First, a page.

How To Choose Insoles For Your Shoes
How to Choose Insoles for Your Shoes
It’s been said that adding insoles to your shoes is a lot like walking on a cloud. All of a sudden it can feel like the foot aches, blisters, and pressure points you’d normally feel when wearing no insoles suddenly disappear - or at the very least, drastically lessen. So how do you achieve this nirvana state? The first step is choosing the right insole, or orthotics. In the past, individuals had to go to a podiatrist or physician before they could be fitted for a pair of orthotics. These days it’s as simple as shopping online, selecting your size, and waiting for the postal service to deliver them to your door.
What are Orthotics?
Complex defines orthotics as “a device that is inserted into a shoe that lacks proper foot support. In other words, the main goal of an orthotic is to amp up the support--whether it's in the heel, arch or another part of the foot--in order to help prevent injuries such as foot and back pain” (Source).
Insoles are a type of orthotics, and can be purchased by anyone wishing they had more support at the bottom of their feet. We recommend opting away from insoles made from soft materials, as these will cave in, and not offer much support to the various areas of your feet. Instead, go with ones made from plastic polymers, hard plastic, or micro-cellular materials.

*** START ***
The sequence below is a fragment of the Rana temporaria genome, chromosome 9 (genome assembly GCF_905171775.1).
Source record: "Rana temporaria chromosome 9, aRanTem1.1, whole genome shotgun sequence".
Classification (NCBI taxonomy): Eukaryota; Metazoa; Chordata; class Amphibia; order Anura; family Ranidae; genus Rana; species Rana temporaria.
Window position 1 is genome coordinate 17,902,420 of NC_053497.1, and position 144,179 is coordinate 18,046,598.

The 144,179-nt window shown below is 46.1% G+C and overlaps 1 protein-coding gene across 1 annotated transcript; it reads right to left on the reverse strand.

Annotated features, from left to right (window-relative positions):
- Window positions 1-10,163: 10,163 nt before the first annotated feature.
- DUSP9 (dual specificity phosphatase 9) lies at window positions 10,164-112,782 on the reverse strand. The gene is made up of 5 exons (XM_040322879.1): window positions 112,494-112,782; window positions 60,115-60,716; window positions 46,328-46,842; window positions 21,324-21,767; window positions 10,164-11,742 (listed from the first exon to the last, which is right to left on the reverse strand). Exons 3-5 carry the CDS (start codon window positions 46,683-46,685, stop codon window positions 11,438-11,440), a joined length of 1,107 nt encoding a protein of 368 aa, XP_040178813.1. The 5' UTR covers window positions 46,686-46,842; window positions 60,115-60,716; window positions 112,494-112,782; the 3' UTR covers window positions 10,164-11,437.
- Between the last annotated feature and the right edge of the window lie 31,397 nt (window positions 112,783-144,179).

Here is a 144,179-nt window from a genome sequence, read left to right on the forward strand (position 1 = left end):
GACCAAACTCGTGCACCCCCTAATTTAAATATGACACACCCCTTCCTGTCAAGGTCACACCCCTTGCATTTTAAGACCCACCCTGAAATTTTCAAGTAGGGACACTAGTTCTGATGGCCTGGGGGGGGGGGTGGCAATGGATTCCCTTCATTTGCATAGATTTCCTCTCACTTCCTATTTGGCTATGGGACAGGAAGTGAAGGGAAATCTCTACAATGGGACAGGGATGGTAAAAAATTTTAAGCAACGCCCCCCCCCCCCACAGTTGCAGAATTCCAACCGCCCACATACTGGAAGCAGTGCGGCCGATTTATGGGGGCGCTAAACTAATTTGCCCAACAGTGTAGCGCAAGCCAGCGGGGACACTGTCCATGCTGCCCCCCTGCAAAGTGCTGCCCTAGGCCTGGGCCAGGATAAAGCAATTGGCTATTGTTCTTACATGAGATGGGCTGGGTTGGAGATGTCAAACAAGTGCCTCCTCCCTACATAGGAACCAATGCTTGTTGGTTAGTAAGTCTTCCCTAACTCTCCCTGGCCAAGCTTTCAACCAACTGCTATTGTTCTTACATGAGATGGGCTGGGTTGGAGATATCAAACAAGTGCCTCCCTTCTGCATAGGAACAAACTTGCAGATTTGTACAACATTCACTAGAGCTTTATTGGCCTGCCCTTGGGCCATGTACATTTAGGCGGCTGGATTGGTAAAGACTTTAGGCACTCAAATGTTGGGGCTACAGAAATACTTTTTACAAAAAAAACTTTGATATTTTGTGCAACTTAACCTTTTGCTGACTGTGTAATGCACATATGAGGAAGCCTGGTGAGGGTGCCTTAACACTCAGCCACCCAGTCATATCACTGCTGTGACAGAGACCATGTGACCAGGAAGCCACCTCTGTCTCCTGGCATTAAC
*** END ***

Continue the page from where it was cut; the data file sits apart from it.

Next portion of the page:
Get the Right Support: Find Your Weak Point
Do you find yourself getting friction on the bottom of your heels? In such a case opt for insoles that support and cushion that area. Perhaps you are finding that the middle of your feet hurt more than the rest of the foot. In this case, you may be experiencing collapsed arches, and should opt for an orthotic that stabilizes the foot and provides ample support in the arch area - your foot may be bending unnecessarily. Or perhaps you are finding that the metatarsals of your feet are raw after a day of wearing shoes. In this case you could select a wider shoe, or go for a Metatarsal/Arch Support device that braces the weaker area. Generally, the part of the foot experiencing the most friction with the shoe should be lowered, not raised. By understanding your foot’s weak point - and listening to the pain your body tells you - you are more able to identify the parts of your feet that need the most amount of supplemental cushioning.
Is Sweat a Problem? Don’t Sweat It
If you find that your feet are sweaty (even stinky) after a day spent in lockdown, it may be time to upgrade your wardrobe with a pair of insoles that offer breathability and sweat wicking technology. We’d be remiss if we didn’t mention the Powerstep Signature Leather Full Orthotic Insoles. Or opt for Cool & Dry Antimicrobial Insoles, which keeps feet cool and dry - while offering antimicrobial protection. The best advice we can give is to listen to your body. If you’re a runner, choose a sole with shock support. If you wear heels, find which muscles are getting tired out first, and pamper your pedi accordingly - that way you’ll still be comfortable while looking fierce and confident in your heels!
- Tags: best orthotic shoes how to choose an insole how to choose insoles for shoes online shock support orthotic orthotic ergonomic insoles orthotic insole orthotic support orthotic support insoles Shop orthotic products shop Powerstep Signature Leather Full Orthotic Insoles what are orthotics what makes a shoe orthotic
- Alex Pop